About The Author

Phil Flynn

Phil Flynn is writer of The Energy Report, a daily market commentary discussing oil, the Middle East, American government, economics, and their effects on the world's energies markets, as well as other commodity markets. Contact Mr. Flynn at (888) 264-5665

The Biden administration came into office to try to cancel oil by canceling pipelines and adding a slew of regulations but now it looks like they may have to cancel something else as they try to ease oil prices that have hit the highest level since last October, 2023. Bloomberg News is reporting that the Biden administration is canceling its previously announced purchase back for the depleted Strategic Petroleum Reserve (SPR) because of high prices and because of global supplies that are rapidly tightening. The Energy Report pointed out that when the Biden administration made its last purchase of oil that was above its previously announced target price range of $79.00 a barrel, it was a sign of panic. With the Reserve drawn down to a 40-year low at a time when the geo-political risk factors are at the highest level in 50 years, it will raise more questions about whether the Biden administration prudently used the SPR or did they take a risk taping the reserve before the Ukraine war to get a personal political advantage.

Yet Bloomberg reports that the Energy Department said it was, “keeping the taxpayer’s interest at the forefront” in its decision not to purchase as many as 3 million barrels of oil for a Strategic Petroleum Reserve site in Louisiana. The plan for the barrels to be delivered in August and September had been announced in mid-March. “We will not award the current solicitations for the Bayou Choctaw SPR site and will solicit available capacity as market conditions allow,” the department said. “We will continue to monitor market dynamics.” Yet the market dynamics from a political risk standpoint continue to heat up.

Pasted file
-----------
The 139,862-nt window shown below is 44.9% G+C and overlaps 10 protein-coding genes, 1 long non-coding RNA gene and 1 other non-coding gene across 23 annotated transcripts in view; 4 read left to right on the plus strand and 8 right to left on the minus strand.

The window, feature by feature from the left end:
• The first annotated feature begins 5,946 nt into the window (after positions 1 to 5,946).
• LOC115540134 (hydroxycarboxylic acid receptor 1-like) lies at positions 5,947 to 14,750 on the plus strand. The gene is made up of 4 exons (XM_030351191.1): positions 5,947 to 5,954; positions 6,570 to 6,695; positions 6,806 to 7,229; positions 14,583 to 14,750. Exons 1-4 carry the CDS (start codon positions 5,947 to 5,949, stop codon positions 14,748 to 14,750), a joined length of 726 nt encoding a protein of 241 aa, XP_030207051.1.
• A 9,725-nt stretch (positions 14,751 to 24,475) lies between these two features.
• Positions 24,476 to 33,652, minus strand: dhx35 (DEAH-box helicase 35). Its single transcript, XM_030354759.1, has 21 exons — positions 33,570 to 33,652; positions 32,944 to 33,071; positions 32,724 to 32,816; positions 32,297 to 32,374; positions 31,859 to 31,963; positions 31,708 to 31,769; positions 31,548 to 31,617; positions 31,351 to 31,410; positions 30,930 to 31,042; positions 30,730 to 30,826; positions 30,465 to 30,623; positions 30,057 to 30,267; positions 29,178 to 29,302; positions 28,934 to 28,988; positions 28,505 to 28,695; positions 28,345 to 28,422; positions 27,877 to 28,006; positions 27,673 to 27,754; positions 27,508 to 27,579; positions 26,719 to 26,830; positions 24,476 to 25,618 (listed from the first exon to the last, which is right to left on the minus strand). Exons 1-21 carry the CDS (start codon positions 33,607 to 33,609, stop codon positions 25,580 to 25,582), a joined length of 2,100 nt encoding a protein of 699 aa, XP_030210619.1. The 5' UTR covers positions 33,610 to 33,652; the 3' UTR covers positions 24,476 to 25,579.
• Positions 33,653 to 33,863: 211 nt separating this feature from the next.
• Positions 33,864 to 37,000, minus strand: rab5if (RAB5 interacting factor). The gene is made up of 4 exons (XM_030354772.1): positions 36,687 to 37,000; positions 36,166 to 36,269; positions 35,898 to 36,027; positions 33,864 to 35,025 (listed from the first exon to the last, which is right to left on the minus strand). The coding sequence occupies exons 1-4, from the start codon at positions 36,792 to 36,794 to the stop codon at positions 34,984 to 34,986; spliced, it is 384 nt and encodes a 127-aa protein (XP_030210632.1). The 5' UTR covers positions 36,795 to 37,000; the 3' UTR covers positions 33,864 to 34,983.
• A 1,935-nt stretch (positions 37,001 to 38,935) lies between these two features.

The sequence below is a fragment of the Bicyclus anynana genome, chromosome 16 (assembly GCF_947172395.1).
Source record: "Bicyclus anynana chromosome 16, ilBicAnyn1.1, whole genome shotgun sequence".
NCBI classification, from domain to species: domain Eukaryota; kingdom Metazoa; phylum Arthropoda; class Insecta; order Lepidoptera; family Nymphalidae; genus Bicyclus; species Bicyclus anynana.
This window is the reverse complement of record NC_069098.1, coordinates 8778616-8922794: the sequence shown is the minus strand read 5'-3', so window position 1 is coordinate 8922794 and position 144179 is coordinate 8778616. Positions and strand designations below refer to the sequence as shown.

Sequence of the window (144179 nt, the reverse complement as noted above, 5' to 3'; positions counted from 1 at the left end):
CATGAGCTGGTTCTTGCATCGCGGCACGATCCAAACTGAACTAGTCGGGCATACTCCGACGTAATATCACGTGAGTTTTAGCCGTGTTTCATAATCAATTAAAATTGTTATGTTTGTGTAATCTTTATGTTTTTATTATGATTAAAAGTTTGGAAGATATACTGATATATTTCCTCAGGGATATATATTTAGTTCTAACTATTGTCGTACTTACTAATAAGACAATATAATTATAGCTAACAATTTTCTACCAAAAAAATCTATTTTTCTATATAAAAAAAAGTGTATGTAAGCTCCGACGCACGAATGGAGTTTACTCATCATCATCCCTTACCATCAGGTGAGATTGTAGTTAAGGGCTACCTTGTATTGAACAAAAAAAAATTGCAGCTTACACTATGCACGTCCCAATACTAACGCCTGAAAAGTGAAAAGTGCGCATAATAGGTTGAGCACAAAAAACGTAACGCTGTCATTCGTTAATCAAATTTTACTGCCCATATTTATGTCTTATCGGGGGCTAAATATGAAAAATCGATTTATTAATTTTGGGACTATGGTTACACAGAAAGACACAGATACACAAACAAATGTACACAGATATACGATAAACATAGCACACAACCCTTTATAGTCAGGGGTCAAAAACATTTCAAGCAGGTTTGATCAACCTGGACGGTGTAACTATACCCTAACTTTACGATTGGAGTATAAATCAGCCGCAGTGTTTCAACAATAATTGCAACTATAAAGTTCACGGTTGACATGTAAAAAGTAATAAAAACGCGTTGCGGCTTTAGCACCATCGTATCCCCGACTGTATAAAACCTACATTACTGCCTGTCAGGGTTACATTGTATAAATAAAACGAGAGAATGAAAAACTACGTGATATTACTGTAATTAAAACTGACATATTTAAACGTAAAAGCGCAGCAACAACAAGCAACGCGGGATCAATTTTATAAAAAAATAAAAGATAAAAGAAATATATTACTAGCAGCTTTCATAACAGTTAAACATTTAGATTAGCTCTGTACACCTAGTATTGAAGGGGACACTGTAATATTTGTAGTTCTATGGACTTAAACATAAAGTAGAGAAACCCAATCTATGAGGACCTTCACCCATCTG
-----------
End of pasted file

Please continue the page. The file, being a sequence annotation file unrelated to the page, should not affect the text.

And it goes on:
Diesel cracks soared after reports that Ukraine drones successfully hit Russia’s largest refinery. Diesel also got a boost from Mexico’s decision to not export crude. Ukraine on Tuesday struck one of Russia’s largest oil refineries with a drone attack on the highly industrialized Tatarstan region southeast of Moscow, around 1,300 kilometers, or 800 miles, from the front lines of the conflict according to reports. Russia claimed that operations from the refinery were not impacted while some outside observers believe that it was.

Now Iran is threatening to retaliate after Israel allegedly destroyed an Iranian consulate in Damascus killing a high-level Iranian general is added to the mix of Houthi rebels disrupting global shipping lanes and the potential for more strikes against Russian oil infrastructure.

Also, the President sometimes known as Quid pro Joe now has a quid pro quo offer when it comes to a pause on US LNG export approvals. It seems that Biden may risk the health of the planet in exchange for more money for Ukraine. Reuters reports that, “U.S. officials are open to ending President Joe Biden’s pause on approvals of liquefied natural gas exports to get a Ukraine aid package passed in Congress but want to wait to see the entire proposal before making any decisions, two White House sources said on Tuesday. Biden, a Democrat, in late January, had paused approvals for pending and future applications to export the supercooled fuel after protests about the booming industry from activists concerned about its impact on climate change.”

Of course, the LNG approval pause was never about climate change or saving the planet. The Biden administration did it purely for political purposes. Reports that the Biden administration secretly assured our trading partners in Europe that the LNG export approval pause was nothing to worry about and only done for political purposes. This was an attempt by the Biden team to win brownie points and to appease the environmental left. Now Biden decided to use this as a political bargaining chip to try to get Republicans to move on Ukraine aid. In other words, they created this pause to use as a bargaining chip to get their way politically. It’s just a political game and we’re just merely spectators.